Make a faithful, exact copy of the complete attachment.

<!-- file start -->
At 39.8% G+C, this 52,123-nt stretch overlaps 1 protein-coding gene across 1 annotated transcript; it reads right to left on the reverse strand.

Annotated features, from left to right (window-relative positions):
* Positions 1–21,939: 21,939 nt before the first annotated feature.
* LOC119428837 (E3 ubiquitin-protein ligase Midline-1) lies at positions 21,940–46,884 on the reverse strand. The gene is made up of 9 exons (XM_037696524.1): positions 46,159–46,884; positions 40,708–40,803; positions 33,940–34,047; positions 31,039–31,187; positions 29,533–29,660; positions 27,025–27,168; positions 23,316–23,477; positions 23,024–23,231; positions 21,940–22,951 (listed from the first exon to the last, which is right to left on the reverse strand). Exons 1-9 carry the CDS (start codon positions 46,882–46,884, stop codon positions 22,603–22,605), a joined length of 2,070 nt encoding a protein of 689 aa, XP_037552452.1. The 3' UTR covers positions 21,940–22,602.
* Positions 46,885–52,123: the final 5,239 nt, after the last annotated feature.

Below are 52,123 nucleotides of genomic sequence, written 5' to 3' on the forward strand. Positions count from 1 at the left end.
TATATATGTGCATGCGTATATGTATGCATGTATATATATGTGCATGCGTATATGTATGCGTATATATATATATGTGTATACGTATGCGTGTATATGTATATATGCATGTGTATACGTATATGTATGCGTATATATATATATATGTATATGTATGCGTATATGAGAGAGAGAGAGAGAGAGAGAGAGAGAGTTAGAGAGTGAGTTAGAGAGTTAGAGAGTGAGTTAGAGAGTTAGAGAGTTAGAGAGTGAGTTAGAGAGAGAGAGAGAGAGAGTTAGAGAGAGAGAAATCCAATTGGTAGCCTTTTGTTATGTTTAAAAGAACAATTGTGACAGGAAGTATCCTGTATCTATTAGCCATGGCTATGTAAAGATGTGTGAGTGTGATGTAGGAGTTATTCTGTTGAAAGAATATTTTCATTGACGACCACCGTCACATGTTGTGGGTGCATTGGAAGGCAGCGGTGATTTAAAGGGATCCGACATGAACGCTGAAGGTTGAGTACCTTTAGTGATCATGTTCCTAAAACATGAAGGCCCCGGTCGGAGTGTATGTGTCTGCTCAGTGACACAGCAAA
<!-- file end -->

At 39.8% G+C, this 52,123-nt stretch overlaps 1 protein-coding gene across 1 annotated transcript; it reads right to left on the reverse strand.

Annotated features, from left to right (window-relative positions):
* Positions 1–21,939: 21,939 nt before the first annotated feature.
* LOC119428837 (E3 ubiquitin-protein ligase Midline-1) lies at positions 21,940–46,884 on the reverse strand. The gene is made up of 9 exons (XM_037696524.1): positions 46,159–46,884; positions 40,708–40,803; positions 33,940–34,047; positions 31,039–31,187; positions 29,533–29,660; positions 27,025–27,168; positions 23,316–23,477; positions 23,024–23,231; positions 21,940–22,951 (listed from the first exon to the last, which is right to left on the reverse strand). Exons 1-9 carry the CDS (start codon positions 46,882–46,884, stop codon positions 22,603–22,605), a joined length of 2,070 nt encoding a protein of 689 aa, XP_037552452.1. The 3' UTR covers positions 21,940–22,602.
* Positions 46,885–52,123: the final 5,239 nt, after the last annotated feature.

Below are 52,123 nucleotides of genomic sequence, written 5' to 3' on the forward strand. Positions count from 1 at the left end.
TATATATGTGCATGCGTATATGTATGCATGTATATATATGTGCATGCGTATATGTATGCGTATATATATATATGTGTATACGTATGCGTGTATATGTATATATGCATGTGTATACGTATATGTATGCGTATATATATATATATGTATATGTATGCGTATATGAGAGAGAGAGAGAGAGAGAGAGAGAGAGTTAGAGAGTGAGTTAGAGAGTTAGAGAGTGAGTTAGAGAGTTAGAGAGTTAGAGAGTGAGTTAGAGAGAGAGAGAGAGAGAGTTAGAGAGAGAGAAATCCAATTGGTAGCCTTTTGTTATGTTTAAAAGAACAATTGTGACAGGAAGTATCCTGTATCTATTAGCCATGGCTATGTAAAGATGTGTGAGTGTGATGTAGGAGTTATTCTGTTGAAAGAATATTTTCATTGACGACCACCGTCACATGTTGTGGGTGCATTGGAAGGCAGCGGTGATTTAAAGGGATCCGACATGAACGCTGAAGGTTGAGTACCTTTAGTGATCATGTTCCTAAAACATGAAGGCCCCGGTCGGAGTGTATGTGTCTGCTCAGTGACACAGCAAA